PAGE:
U.S. imposes sanctions on Japan’s Yakuza crime syndicate
By Jim Kouri—
Tuesday, March 20, 2012—On Friday, President Obama identified the Japanese crime gang Yakuza as a significant Transnational Criminal Organization as defined in his Executive Order 13581 (Blocking Property of Transnational Criminal Organizations) of July 24, 2011. and charged the Treasury Department with pursuing additional sanctions against their members and supporters, according to a Treasury Department report.
Transnational criminals are now more entrepreneurial and sophisticated, and their growing infiltration of licit commerce and economic activity fundamentally threatens the free markets and financial systems that are critical to the stability and efficiency of the global economy, a law enforcement executive who requested anonymity said on Saturday.
“Transnational Organized Crime (TOC) such as Yakuza threatens free markets because it disregards the laws and norms that legitimate businesses respect, thereby reaping an unfair competitive advantage. By eroding market integrity, quality, and competitiveness and using financial systems to move, conceal, and increase illicit funds, transnational criminals exploit and undermine not only the interests of the United States but also those of all countries promoting the rule of law,” the anonymous executive told the Law Enforcement Examiner.
Organized crime experts believe the United States can detect, disrupt, and reduce the economic power of international organized crime gangs such as the Japanese Yakuza. To do so, the United States, according to the Obama Administration, must work with international partners to deter or sever crime-state alliances, raise awareness to alert businesses that may be unwitting facilitators for criminal enterprises, and continue to develop appropriate safeguards to protect the legitimate flow of trade and investment.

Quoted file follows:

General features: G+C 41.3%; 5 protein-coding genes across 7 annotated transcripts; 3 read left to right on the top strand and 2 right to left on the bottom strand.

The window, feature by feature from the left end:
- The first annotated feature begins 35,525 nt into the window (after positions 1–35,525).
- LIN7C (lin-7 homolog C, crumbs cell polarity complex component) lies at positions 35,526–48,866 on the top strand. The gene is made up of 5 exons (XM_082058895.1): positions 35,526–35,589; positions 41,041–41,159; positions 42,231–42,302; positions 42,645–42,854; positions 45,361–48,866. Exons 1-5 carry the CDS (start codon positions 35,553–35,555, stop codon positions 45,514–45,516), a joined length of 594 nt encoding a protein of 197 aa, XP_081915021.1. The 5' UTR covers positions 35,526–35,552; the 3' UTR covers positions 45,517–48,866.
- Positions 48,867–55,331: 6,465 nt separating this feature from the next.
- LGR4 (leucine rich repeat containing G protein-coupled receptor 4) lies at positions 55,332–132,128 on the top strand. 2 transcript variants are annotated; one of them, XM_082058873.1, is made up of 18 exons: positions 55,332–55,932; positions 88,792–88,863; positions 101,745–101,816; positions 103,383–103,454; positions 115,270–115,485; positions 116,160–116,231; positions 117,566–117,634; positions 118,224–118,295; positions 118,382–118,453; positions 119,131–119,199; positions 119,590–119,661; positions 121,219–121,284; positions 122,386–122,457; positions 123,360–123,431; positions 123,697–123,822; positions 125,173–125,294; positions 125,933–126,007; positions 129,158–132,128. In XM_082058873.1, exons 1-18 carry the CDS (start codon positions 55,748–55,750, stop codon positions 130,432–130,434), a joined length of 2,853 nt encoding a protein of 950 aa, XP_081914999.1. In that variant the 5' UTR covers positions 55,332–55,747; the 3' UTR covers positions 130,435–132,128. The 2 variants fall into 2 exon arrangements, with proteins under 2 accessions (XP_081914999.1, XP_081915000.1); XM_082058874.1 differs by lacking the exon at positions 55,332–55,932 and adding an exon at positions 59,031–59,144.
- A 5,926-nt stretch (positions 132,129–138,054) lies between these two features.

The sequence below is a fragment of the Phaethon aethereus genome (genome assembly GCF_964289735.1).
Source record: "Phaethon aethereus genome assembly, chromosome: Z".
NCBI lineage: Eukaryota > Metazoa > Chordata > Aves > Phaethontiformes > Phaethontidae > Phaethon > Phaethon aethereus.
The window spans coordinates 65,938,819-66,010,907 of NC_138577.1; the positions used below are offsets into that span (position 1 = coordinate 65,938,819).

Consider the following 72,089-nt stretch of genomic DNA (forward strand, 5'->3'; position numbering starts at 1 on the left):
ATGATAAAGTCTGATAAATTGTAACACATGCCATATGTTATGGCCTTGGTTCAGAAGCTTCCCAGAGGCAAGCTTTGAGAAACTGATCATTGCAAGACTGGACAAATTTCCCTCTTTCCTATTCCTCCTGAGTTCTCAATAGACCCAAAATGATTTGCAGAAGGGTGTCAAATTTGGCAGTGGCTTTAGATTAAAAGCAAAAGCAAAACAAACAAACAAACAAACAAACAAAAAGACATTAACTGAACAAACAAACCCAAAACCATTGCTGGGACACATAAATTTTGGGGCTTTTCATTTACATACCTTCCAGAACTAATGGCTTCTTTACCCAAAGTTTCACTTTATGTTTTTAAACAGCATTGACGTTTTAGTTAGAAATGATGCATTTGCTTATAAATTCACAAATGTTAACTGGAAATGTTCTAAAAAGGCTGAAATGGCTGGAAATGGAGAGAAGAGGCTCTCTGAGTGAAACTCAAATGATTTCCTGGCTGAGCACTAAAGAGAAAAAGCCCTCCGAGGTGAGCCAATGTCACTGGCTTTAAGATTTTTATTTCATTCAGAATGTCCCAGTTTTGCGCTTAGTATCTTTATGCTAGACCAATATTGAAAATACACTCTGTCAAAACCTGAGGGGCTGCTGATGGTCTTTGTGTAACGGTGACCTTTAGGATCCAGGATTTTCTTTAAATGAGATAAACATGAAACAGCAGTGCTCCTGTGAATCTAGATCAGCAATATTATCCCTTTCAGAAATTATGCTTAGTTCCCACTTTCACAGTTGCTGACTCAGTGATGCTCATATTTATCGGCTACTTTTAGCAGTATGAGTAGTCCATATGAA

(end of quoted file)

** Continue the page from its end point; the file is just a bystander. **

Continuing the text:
By targeting criminal assets and opportunities, the United States and its allies can significantly reduce the profitability, growth, and evolution of TOC networks, according to the Obama national security team who formulated an anti-organized crime strategy.
However, some TOC activity is inherently harder to detect and deter. The United States will place special emphasis on cybercrimes due to their enormous impact on the economy and consumer health and safety, according to White House officials.
The United States remains intent on improving the transparency of the international financial system, including an effort to expose vulnerabilities that could be exploited by terrorist and other illicit financial networks, says former intelligence officer and police detective Michael Snopes.
At the same time, the United States will enhance and apply financial tools and sanctions more effectively to close those vulnerabilities, disrupt and dismantle illicit financial networks, and apply pressure on the state entities that directly or indirectly support TOC.
“We will continue to monitor TOC infiltration of the global economy to better protect the financial system and freeze the assets of criminal networks under expanded Presidential sanctions authorities and/or seize them under existing forfeiture laws,” said Snopes.
The Yamaguchi-gumi is the largest and most prominent of the Yakuza’s crime families, and is being designated for acting for or on behalf of the Yakuza. The Yamaguchi-gumi has a pyramid structure with a kumicho (“godfather”) at the top, according to the Law Enforcement Examiner’s sources.
The Yamaguchi-gumi is involved in criminal endeavors in Japan and abroad, including drug trafficking, human trafficking, extortion, prostitution, fraud and money laundering. The Yamaguchi-gumi is estimated to generate billions of dollars annually in illicit proceeds.
The Obama White House’s latest action is designed to protect the integrity of the U.S. financial system, to prevent U.S. financial institutions from being used unwittingly to facilitate the unlawful activities of these groups, and to deny the named individuals and entity access to the U.S. economy, according to the White House press office.